Mowing: The most visual and frequent activity on most or all natural sports turf surfaces. The rule of thumb is to remove no kore than 33%-40% of vegetation per cut, otherwise the grass is ‘shocked’ and food reserves (which are mainly stored in the roots) are depleted to compensate for the stress caused by incorrect mowing practices. The depleted roots will take time to recover. Regular poor mowing practices will result in shallow rooted turf which is more easily kicked out and provides less grip (i.e. traction) for players, all of which reduces their playing experience. Too short a mowing height for the grass species will also significantly stress the grass plant and the consequences are a significant reduction in root growth.
Watering: This is another major activity where shallow watering encourages surface rooting in grasses, as well as encouraging the establishment of undesirable annual meadow grass. Watering to depth and then letting the soil profile to gradually dry downwards will encourage a deeper rooting turf. This will make the surf more wear resistant, drought resistance, and will also allow for more games to be played.
The taking of cores on a regular basis can significantly help to inform on how effective the maintenance activities have been. By regular monitoring, a trend can be built-up and positive action taking to amend or tweak maintenance work accordingly so as to continually improve and make best use of available resources.
Another good set of data to monitor and assess regularly is that of ground cover, which is a good measure of the speed of wear on a turf grass surface and this provides an indicator of overuse of a surface. The photograph below shows an example of a ground cover grid (a quadrat) showing 100% ground cover. A simple rule can also be used to quickly measure the grass height at the same time.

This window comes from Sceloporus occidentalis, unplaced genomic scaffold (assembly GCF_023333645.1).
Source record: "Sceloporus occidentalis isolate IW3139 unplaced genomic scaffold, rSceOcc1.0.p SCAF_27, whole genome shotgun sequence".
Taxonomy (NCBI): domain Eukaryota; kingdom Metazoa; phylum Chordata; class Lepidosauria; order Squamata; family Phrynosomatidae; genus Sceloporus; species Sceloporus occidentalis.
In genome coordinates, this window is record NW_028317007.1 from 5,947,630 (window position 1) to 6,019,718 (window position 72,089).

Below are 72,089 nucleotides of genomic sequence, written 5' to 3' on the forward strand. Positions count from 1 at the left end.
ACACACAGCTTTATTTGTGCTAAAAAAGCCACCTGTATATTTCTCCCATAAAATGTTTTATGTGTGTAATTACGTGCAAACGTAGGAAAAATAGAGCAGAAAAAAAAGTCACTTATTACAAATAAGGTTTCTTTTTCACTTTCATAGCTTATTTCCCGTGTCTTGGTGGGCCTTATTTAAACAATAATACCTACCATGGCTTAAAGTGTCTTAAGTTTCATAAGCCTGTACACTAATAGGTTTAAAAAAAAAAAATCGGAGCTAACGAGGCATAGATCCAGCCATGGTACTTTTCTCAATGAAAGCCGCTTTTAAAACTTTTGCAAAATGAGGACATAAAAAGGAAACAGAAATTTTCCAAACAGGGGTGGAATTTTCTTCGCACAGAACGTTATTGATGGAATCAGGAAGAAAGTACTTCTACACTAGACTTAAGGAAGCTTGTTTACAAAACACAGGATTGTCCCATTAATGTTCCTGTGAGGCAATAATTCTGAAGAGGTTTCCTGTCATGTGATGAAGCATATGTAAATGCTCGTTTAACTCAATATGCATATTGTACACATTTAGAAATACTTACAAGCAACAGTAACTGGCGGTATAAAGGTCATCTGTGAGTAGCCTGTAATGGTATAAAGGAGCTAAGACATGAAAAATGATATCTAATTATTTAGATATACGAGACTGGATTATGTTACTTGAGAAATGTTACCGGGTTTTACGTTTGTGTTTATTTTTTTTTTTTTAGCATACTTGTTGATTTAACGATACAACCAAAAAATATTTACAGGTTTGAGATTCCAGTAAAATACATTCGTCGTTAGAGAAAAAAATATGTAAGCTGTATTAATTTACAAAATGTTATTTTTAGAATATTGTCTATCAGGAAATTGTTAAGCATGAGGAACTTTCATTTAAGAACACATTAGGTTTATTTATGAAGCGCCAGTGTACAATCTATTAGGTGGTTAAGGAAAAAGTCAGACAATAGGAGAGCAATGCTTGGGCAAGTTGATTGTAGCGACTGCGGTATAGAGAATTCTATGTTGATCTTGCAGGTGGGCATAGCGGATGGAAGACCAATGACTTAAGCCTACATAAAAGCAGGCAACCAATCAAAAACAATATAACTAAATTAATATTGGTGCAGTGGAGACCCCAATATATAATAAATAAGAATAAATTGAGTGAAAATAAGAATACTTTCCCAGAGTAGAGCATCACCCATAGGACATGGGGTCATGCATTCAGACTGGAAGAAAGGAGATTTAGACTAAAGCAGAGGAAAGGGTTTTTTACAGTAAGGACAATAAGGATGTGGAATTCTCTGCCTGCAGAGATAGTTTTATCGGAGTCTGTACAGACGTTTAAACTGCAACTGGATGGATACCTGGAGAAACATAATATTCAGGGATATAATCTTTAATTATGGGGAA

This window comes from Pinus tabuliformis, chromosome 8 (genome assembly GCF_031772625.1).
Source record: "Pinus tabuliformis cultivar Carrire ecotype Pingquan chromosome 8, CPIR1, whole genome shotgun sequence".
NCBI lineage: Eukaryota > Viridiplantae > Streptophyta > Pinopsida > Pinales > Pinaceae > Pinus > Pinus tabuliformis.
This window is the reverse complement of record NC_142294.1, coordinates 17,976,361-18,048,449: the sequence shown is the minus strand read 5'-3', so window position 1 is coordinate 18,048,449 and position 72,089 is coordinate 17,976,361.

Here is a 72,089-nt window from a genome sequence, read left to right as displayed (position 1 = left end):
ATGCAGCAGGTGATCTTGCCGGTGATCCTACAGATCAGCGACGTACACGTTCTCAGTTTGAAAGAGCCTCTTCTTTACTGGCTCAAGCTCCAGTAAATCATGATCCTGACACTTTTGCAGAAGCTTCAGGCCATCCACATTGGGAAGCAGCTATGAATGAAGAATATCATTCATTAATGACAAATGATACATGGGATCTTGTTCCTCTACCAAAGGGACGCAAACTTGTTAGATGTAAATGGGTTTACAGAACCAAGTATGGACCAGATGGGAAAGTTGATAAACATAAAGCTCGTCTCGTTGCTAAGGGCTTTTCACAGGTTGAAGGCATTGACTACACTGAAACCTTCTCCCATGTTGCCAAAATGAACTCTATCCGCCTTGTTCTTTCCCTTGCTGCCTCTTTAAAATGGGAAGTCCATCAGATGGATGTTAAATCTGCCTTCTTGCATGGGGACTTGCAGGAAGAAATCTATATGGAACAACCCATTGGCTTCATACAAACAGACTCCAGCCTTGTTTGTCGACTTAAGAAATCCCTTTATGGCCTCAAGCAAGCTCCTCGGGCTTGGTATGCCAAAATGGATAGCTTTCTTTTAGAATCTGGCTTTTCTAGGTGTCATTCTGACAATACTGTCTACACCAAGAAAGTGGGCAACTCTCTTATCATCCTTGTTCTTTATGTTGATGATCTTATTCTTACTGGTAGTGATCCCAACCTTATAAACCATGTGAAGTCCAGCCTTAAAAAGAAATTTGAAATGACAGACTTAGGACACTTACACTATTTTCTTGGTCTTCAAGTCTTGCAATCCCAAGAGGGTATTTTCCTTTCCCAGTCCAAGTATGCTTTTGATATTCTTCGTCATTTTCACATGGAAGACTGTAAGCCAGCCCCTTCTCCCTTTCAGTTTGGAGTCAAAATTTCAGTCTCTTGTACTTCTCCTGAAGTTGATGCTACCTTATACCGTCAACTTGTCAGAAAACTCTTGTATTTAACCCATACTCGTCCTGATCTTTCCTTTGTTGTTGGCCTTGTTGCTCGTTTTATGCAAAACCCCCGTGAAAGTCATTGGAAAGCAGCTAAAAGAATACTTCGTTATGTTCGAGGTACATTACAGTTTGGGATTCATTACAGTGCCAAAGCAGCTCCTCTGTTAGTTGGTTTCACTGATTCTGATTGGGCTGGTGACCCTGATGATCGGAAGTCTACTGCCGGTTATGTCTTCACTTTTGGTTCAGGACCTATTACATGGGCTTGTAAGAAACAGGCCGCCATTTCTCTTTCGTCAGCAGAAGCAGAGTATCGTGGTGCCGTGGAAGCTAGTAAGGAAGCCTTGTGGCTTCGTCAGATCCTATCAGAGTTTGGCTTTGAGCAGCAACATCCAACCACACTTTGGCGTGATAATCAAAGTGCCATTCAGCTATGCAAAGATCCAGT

Ground cover can be used as a form of basic monitoring which can allow for pitch rotation, pitch rest through match rearrangement, or unfortunately pitch cancellations in advance to help preserve (or sustain) pitch quality.
Failure to manage usage and wear will often result in a heavily worn surface much too early in the playing season. The consequence of this is an extended period of poor playing experience and dissatisfied customers (i.e. players, managers, spectators, and parents) for the remainder of the season. The short term pain of managing pitches to provide a gradual and natural deterioration in ground cover, is much better than a mismanaged pitch which ignores unsuitable playing conditions early in the season and which through inappropriate games being played will suddenly result in a sorry state of affairs for the bulk of a season. This will then also result in additional pitch cancellations due to muddy, poorly drained, worn and unplayable surface conditions.
Being able to get the most from your pitch, whilst retaining an acceptable level of surface quality for as long as possible is the aim of monitoring and assessment; but use data which can be easily collected and you find of practical use, especially to start with and build-up from there. It can be done without too much effort, so there is really no excuse, and you never know you might just enjoy it and start to become a data junkie!
Chris Gray, 27th June 2018